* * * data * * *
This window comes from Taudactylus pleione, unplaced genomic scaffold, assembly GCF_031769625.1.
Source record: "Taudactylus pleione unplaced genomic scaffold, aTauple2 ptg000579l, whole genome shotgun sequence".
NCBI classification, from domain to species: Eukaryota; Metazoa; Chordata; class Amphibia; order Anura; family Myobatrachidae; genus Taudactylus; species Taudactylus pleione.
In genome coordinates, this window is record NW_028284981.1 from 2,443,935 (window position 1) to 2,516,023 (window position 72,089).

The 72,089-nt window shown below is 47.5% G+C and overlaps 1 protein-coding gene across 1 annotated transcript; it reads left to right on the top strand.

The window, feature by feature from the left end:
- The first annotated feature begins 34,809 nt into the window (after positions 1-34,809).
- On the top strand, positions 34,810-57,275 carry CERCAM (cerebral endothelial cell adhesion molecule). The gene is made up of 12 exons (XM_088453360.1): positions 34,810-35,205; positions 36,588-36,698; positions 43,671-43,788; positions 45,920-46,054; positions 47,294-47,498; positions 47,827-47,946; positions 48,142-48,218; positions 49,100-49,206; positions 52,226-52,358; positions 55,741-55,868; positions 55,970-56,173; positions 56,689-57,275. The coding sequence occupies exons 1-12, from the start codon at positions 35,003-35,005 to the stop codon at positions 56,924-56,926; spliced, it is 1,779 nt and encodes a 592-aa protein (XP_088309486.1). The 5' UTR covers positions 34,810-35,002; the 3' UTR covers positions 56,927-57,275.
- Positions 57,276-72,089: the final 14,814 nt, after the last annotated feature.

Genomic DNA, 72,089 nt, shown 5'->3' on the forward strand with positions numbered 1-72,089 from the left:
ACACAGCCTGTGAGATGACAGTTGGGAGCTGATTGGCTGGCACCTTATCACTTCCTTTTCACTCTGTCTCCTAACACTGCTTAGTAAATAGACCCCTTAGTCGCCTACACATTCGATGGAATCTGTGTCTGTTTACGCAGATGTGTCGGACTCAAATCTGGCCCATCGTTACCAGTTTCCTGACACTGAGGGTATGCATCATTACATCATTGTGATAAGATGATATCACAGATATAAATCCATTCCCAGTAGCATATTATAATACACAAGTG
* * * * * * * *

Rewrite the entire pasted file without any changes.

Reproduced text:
This window comes from Taudactylus pleione, unplaced genomic scaffold, assembly GCF_031769625.1.
Source record: "Taudactylus pleione unplaced genomic scaffold, aTauple2 ptg000579l, whole genome shotgun sequence".
NCBI classification, from domain to species: Eukaryota; Metazoa; Chordata; class Amphibia; order Anura; family Myobatrachidae; genus Taudactylus; species Taudactylus pleione.
In genome coordinates, this window is record NW_028284981.1 from 2,443,935 (window position 1) to 2,516,023 (window position 72,089).

The 72,089-nt window shown below is 47.5% G+C and overlaps 1 protein-coding gene across 1 annotated transcript; it reads left to right on the top strand.

The window, feature by feature from the left end:
- The first annotated feature begins 34,809 nt into the window (after positions 1-34,809).
- On the top strand, positions 34,810-57,275 carry CERCAM (cerebral endothelial cell adhesion molecule). The gene is made up of 12 exons (XM_088453360.1): positions 34,810-35,205; positions 36,588-36,698; positions 43,671-43,788; positions 45,920-46,054; positions 47,294-47,498; positions 47,827-47,946; positions 48,142-48,218; positions 49,100-49,206; positions 52,226-52,358; positions 55,741-55,868; positions 55,970-56,173; positions 56,689-57,275. The coding sequence occupies exons 1-12, from the start codon at positions 35,003-35,005 to the stop codon at positions 56,924-56,926; spliced, it is 1,779 nt and encodes a 592-aa protein (XP_088309486.1). The 5' UTR covers positions 34,810-35,002; the 3' UTR covers positions 56,927-57,275.
- Positions 57,276-72,089: the final 14,814 nt, after the last annotated feature.

Genomic DNA, 72,089 nt, shown 5'->3' on the forward strand with positions numbered 1-72,089 from the left:
ACACAGCCTGTGAGATGACAGTTGGGAGCTGATTGGCTGGCACCTTATCACTTCCTTTTCACTCTGTCTCCTAACACTGCTTAGTAAATAGACCCCTTAGTCGCCTACACATTCGATGGAATCTGTGTCTGTTTACGCAGATGTGTCGGACTCAAATCTGGCCCATCGTTACCAGTTTCCTGACACTGAGGGTATGCATCATTACATCATTGTGATAAGATGATATCACAGATATAAATCCATTCCCAGTAGCATATTATAATACACAAGTG